We’re so drilled by Hollywood that we believe in the ‘good versus evil’ story arc, we’re convinced that it seeps into real life, we characterise people by a single dimension; blame is laid and that wrong will be righted in a pre-determined set piece finale. Our season finale had supposedly been written for some time; Oxford United visits Northampton, managed by our former manager (and architect of our own success or failure, if you like) with our star striker (and said manager’s protege) set to break the club’s goalscoring record that will propel us to promotion and condemn them to relegation.
However, life, like in Game of Thrones, sees this differently. This is a programme which killed a central character to avoid the perception that the story was ultimately about avenging his father’s death. The set piece finale of this football season is far more nuanced than it was originally painted.
Over the last few weeks it’s become clear that, for us, Northampton v Oxford would be a dead end-of-season rubber. If the game was the fabled episode 9 of a typical Game of Thrones series, the battle that was originally pencilled in as a big promotion/relegation/revenge play-off will end up with James Constable unpredictably being decapitated by a falling floodlight pylon.
The fact that the script had it written that Northampton v Oxford would be the climax, the chances are that it won’t. This is basically analogous of the civil war waging through the middle of Westeros where Game of Thrones is set. There is a battle of five pretenders to the throne to the disputed iron throne. After several rounds of battle and with momentum clearly with the ‘good’ people, the final battle ultimately ends with, well, nothing fundamentally changing illustrating the futility of all the effort.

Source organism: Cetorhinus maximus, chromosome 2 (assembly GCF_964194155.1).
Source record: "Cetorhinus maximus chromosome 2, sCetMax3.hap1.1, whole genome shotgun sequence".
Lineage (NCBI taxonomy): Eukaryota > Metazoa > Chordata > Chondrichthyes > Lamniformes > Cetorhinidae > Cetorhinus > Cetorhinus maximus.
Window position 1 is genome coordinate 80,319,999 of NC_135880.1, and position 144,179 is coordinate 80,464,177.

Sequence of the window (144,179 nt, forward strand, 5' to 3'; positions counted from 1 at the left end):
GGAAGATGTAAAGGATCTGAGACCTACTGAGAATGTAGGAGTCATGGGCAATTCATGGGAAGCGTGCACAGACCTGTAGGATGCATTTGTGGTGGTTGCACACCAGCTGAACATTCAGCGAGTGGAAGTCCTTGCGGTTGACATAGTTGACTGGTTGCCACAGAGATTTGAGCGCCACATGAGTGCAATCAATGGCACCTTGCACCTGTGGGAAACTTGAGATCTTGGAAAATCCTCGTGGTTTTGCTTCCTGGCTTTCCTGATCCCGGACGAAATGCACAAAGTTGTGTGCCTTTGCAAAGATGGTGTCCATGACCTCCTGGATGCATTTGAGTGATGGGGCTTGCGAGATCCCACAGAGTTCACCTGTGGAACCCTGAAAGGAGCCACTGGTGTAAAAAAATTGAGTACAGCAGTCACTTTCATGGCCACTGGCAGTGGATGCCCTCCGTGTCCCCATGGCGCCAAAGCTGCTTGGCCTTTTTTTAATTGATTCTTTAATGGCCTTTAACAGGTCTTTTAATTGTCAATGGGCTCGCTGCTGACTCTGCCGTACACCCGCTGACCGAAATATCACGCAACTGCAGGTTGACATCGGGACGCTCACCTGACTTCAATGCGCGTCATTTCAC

And when all this effort ends up with nought, you have to question what are we actually fighting for. ‘Success’ is a strange concept; at the scheming Queen Cersei contends ‘in the game of thrones you win or you die’. This is certainly one definition. But for all the anticipation of promotion or the play-offs or relegation, is it that the only real winner are those who win the Champions League? But then does that mean that the rest of us are, metaphorically, dead?
In fact, the real clue lies in the story of the Free Folk. This is a ruddy band of northern peoples migrating south to escape harsh living conditions and an unseen threat of ghost like undead. Unbeknown to them what faces them in the south is the hellish political maelstrom of King’s Landing and beyond that – and largely unknown to everyone – the even more hellish threat of a women with a huge murderous army and some dragons. Threats behind them, threats in front of them. And where they are, for good measure, are a band of cannibals. This is a clear analogy of the fact that our failure to get promoted has resulted in realisation that we’re soon to face the resurgent undead of Luton. However, if you think that represents failure, you have to remember that success would merely have had us walking into the even greater misery of Swindon.
Ultimately what Game of Thrones teaches you about football, or football about Game of Thrones, or they both confirm about life, is that the game is not to win or lose, but to survive. The Northampton game is characterised by being both meaningless and meaningful, parochial and epochal, nuanced and obvious. A complex fixture, which is, well, just like life.